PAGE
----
All the King's Men Review

How should a society that values democracy and capitalism best balance the interests of big business and of the "little people"?

This is the question that kept popping up in my mind during the press screening of All The King's Men, the mesmerizing new film adaptation from director Steven Zaillian of Robert Penn Warren's 1946 Pulitzer Prize-winning novel, with a memorable performance by Sean Penn as the fictional Louisiana governor Willie Stark. If the movie's title sounds a bit familiar, that's probably because it was previously filmed in 1949, and that adaptation won the Oscar for Best Picture, together with a Best Actor Oscar for Broderick Crawford, also playing Willie Stark. Although the source novel was written 60 years ago, many of the questions it raises are as relevant today as they've ever been - perhaps more so.

Now, this is a movie review, and not a political op-ed piece, but as much as I'd like to focus on the filmmaking rather than the movie's political message, I can't help but have a feeling that viewers' reactions may in part be influenced by their political preferences.

Not only does All the King's Men star a talented actor widely regarded as a prominent liberal; the film's credits also include James Carville as an executive producer. Aside from his appearances on talk shows, Carville is perhaps best remembered for his appearance in The War Room, a documentary about the successful political campaign that culminated in the election of Bill Clinton. Does this mean this movie will likely be more enjoyable for liberal filmgoers than for conservatives? Well, possibly. It's also clear from internet postings, such as those on IMDb.com, that some people will attack or avoid the movie simply because they don't like Penn's political opinions.

And I think that's a shame, because the issues raised by the movie are definitely important in any nation that values both democracy and a capitalist society. Not only that, but Penn gives a galvanizing, larger-than-life performance, the likes of which have seldom been seen since Hollywood's golden years. Doubtless some will say Penn's performance here is so over-the-top, it borders on cartoonish. But the same could be said of Gloria Swanson in Sunset Blvd or even Peter O'Toole in Lawrence of Arabia the performance is effective because it suggest the extent to which the characters' own ego drives their flamboyant behavior.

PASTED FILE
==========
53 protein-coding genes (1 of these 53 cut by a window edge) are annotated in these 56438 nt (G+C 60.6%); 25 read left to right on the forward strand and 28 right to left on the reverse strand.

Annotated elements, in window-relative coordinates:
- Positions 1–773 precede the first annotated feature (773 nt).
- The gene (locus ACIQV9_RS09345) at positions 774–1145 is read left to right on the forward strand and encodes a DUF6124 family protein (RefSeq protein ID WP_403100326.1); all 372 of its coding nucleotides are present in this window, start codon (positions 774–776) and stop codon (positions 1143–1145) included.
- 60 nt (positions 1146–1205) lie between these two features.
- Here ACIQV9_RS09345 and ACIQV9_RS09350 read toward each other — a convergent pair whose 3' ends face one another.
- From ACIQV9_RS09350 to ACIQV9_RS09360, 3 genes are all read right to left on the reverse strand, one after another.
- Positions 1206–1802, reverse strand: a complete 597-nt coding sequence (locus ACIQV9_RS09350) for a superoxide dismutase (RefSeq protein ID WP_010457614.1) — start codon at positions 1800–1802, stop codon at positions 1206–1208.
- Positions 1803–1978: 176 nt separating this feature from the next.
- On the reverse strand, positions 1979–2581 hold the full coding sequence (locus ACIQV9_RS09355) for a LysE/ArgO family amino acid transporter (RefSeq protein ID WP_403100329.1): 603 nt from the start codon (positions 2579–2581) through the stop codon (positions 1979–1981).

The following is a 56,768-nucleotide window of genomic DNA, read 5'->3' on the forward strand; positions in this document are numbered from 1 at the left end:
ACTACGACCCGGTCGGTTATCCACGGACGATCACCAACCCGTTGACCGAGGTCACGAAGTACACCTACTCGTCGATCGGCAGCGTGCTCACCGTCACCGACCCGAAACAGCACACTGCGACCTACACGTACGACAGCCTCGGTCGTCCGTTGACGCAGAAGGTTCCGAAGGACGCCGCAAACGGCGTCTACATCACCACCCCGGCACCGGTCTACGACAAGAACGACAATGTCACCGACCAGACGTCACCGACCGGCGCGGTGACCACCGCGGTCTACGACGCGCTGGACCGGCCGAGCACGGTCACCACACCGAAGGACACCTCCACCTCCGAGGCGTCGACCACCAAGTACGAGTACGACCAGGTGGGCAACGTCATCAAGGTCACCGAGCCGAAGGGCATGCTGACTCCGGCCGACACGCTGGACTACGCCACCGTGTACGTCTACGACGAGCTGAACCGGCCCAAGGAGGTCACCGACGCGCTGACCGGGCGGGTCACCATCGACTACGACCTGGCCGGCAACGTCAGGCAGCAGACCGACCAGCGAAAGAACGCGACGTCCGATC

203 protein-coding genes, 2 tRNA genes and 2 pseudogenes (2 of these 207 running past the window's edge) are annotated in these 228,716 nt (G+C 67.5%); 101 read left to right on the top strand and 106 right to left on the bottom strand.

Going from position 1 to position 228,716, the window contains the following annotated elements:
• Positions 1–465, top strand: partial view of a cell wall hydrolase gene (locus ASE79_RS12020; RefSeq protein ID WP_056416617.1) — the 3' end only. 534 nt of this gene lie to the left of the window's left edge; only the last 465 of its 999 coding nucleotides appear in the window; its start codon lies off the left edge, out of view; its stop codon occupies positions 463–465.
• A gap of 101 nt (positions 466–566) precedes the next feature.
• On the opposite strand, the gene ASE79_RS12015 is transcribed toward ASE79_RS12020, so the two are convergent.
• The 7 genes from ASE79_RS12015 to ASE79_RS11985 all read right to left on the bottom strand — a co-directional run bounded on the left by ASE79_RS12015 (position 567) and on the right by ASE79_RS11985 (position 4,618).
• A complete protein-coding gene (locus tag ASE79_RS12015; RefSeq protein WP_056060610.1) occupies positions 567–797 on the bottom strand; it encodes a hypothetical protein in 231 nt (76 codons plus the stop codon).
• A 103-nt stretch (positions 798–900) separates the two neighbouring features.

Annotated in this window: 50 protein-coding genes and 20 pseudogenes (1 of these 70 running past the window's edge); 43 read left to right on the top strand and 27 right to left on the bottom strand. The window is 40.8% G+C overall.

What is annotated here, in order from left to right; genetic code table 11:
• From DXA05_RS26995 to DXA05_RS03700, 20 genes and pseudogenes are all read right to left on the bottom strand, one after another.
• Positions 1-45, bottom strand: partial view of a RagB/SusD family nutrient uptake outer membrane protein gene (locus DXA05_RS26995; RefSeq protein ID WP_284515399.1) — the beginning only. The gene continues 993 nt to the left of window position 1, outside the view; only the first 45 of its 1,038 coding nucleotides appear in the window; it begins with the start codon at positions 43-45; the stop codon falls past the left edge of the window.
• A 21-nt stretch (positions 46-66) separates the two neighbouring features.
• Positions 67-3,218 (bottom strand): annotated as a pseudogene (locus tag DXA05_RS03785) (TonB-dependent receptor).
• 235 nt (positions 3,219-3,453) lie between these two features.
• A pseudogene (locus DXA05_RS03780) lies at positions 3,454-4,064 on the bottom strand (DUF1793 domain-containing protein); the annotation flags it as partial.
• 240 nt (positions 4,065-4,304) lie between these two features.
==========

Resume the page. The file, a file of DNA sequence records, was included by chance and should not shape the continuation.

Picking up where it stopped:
All the King's Men, tells the story, loosely based on the life of Huey Long, of the meteoric political rise of a simple rural man with a gift for passionate, populist speeches in which he promises the working people to carry out the redistribution of wealth in the oil-rich state, if he is elected governor. Stark's story is told mostly through the eyes of an idealist young journalist-turned-political aide, Jack Burden (Jude Law), and it seeks to examine the ways in which power can corrupt, and also the extent to which big and powerful interests are willing to go when their interests are threatened.

Faster than you can say "Bill Clinton," Stark's good intentions are overshadowed by political scandal and the threat of an impeachment. While Stark's flaws are in plain view, the movie also seems to suggest that the establishment will always fight back whenever a popular politician threatens the interests of Big Business.

The sterling cast also includes Kate Winslet as Anne Stanton, daughter of the late Gov. Stanton; Mark Ruffalo as her brother Adam; James Gandolfini as slick political operative Tiny Duffy; Patricia Clarkson as Stark's press aide; and Anthony Hopkins as Judge Irwin, Willie Stark's political nemesis.

Sure enough, many of the film's critics will mercilessly ridicule the accents being slightly less than convincing, with the efforts by three British actors to speak in a Southern accent yielding mixed results. Hopkins in particular "sounds as though he's from Louisiana by way of Wales and London," quipped Variety's Todd McCarthy.

Another artistic decision on the part of the filmmakers, to transpose the story to the 1950s from the 1930s, has also been criticized, claiming that the story belongs firmly in the era of the Great Depression. (The production notes tell us that director Zaillian "felt that any period before World War II seemed less contemporary and more 'nostalgic'".)

These quibbles shouldn't really keep the average filmgoer from enjoying all that this film has to offer, and the way in which the story refrains from easy moralizing or demonizing, leaving viewers to draw their own conclusions about the message of All the King's Men, and how the issues it presents in a fictional tale, may still be valid in modern politics. Keeping in mind that much of the criticism aimed at the movie in the coming weeks might say more about the political leanings of the critics than about the film itself, All the King's Men is one of the best films of the year, and many viewers will no doubt be left with the feeling that Penn deserves another Oscar for his performance here.

"All the King's Men" opens September 22, 2006 and is rated PG13. Drama. Written and directed by Steven Zaillian. Starring Jackie Earle Haley, James Gandolfini, Jude Law, Kate Winslet, Kathy Baker, Mark Ruffalo, Patricia Clarkson, Sean Penn.



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